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SEA Currents Blog

SEA Currents: Atlantic Odyssey

October 12, 2020

A Tale of Two Watches

Jeff Schell, Chief Scientist


What a difference a day can make.  That saying comes to mind as I reflect upon the past 24 hrs while comfortably sipping my afternoon tea as students prepare for a swim call.  That most certainly was not the scene onboard Cramer just 12 hours ago when salt spray was lashing across the deck in the middle of the night and students were bundled up in their foul weather gear!

August 08, 2019

Don’t Come Back Without Gold

Lilly Heilshorn, Victoria Molnar, Nathalie Kerrigan, and Natalia Sawicka


Not everyone wants to be woken up at 0100 to hear that there’s a major thunderstorm outside and they are going to stand in it for the next six hours, but that was the fate of B Watch this morning. Items you might want during a thunderstorm include, but are not limited to: rain boots, rain pants, rain jacket, hat, gloves, and a midnight snack, preferably consisting of marshmallows, chocolate, and a little bit of love from our awesome stewards (Marie and Cody).

August 07, 2019

Last Day of Sailing

Caroline Johnson and Jackson Bryant


We woke up well rested on the Corwith Cramer, after just finishing a night of hourly anchor watches. A yummy breakfast of over-easy eggs, bacon and potatoes was waiting for us on the table in the main saloon, and then B watch took control of the boat for the next 6 hours.

August 05, 2019

Land Ho!

Natalia Sawicka & Zeke Flores, A Watch


A Watch started the day off with only a few hours of sleep due to being on evening watch and being relieved at 0100. We were all exhausted but got to see some pretty neat bioluminescence and a stunning night sky! Upon waking up, many of us were fairly shocked to discover that we could finally see land (Cape Ann) from the deck.

August 04, 2019

A Poetic Recount of Our Day Based on the Beaufort Scale

Sarah Weber, Liam McCoart & Maya Rhodes-Kropf, C Watch

SEA Semester

High winds in the morning sped the ship up to a swift 5.4 knots, a refreshing wakeup for C Watch after a good night’s sleep. B watch took the deck at 0700 after a hearty breakfast of eggs and chocolate chip pancakes. B watch started the day with a science station at the Wilkinson Basin, deploying the CTD to a depth of 200 m – our deepest drop yet! Data was processed by C Watch in the afternoon.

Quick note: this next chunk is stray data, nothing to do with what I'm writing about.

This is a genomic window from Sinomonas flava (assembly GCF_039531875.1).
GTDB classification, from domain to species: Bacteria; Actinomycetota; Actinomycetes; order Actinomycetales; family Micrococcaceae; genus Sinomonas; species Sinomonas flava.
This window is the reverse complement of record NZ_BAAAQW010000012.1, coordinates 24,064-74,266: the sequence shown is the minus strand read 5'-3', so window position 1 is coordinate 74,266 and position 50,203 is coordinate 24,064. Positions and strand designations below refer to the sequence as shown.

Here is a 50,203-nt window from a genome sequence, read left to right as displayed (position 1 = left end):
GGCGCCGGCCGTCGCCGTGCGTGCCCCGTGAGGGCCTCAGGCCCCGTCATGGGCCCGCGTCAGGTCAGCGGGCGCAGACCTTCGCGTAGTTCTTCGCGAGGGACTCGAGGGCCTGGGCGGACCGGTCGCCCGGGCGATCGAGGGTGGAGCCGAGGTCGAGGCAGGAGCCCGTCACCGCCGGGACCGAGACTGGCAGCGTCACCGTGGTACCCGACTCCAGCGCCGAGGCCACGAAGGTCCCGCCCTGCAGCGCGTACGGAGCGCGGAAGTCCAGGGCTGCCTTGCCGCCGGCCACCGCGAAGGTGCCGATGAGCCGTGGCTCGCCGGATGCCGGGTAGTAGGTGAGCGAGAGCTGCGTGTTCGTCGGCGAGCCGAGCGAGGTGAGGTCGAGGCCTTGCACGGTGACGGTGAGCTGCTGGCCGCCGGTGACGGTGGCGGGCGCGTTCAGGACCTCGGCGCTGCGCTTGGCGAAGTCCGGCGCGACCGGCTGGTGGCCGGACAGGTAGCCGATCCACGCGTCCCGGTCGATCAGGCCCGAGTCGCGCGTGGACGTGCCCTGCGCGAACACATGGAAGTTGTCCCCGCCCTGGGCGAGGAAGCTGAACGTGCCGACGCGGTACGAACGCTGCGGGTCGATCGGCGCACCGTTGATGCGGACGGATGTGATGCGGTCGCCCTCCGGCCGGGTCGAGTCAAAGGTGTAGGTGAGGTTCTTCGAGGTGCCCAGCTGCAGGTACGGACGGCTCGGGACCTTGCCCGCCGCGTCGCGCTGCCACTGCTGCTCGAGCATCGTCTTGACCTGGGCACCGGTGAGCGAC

Categories: Corwith Cramer,SEA Expedition, • Topics: sea expedition 2 • (5) CommentsPermalink

August 03, 2019

Line chase fun! Featuring whales and the lone shark

Clare Long & Grace English

SEA Semester

B Watch got a lazy start to the day after a night watch from 1900 to 0100. Many of us slept through breakfast and woke up with a little time to hang out on deck together before going to lunch. We finished off a very delicious lunch of couscous with sweet potato and tahini sauce and grabbed our harnesses to go on watch.

August 02, 2019

Learning the Ropes

Nathalie Kerrigan, Julia Bhalla, and Lilly Heilshorn

SEA Semester

For B Watch, today started bright and early…or maybe just early since it was 0100. A Watch was relieved of their duties and it was quiet below deck until the first breakfast at 0620. Eggs, bacon, and potatoes are a great way to start the day (special shout out to Cody and Marie)!

August 01, 2019

A Whale of a Time

Genevieve Coblentz-Strong, Izzy Handal, Lena Schumacher, Oregon, Pennsylvania, New Jersey

SEA Semester

What a day! The students on the Cramer began their first watch schedules. We had a great class on the sails, lines, including what the names of the sails on the Cramer are, and how they work, as well as securing and coiling ropes. We had our first oceanographic ‘super’ station to sample and collect scientific data on Stellwagen Bank. Our day even included “charismatic megafauna” sightings.

July 31, 2019

Lightning and the Voyage So Far!

Richard Colgrove & Drew Morris

SEA Semester

Today, the students of the Cramer began the day with a breakfast for all, followed by the announcements of watches and the start of emergency drills. We practiced how to respond to three different emergencies: fire, man overboard, and prepare to abandon ship. Everyone on the ship has a duty during one of these emergency scenarios.

July 30, 2019

Orientation Day

Allison Taylor, Captain


All aboard had a great day today, full of learning and trying to stay cool! We started the day anchored off Logan International Airport, and after a discussion about seeing and sketching, we spent the morning doing one rotation of orientations including lab safety, engine room and watch standing on deck.

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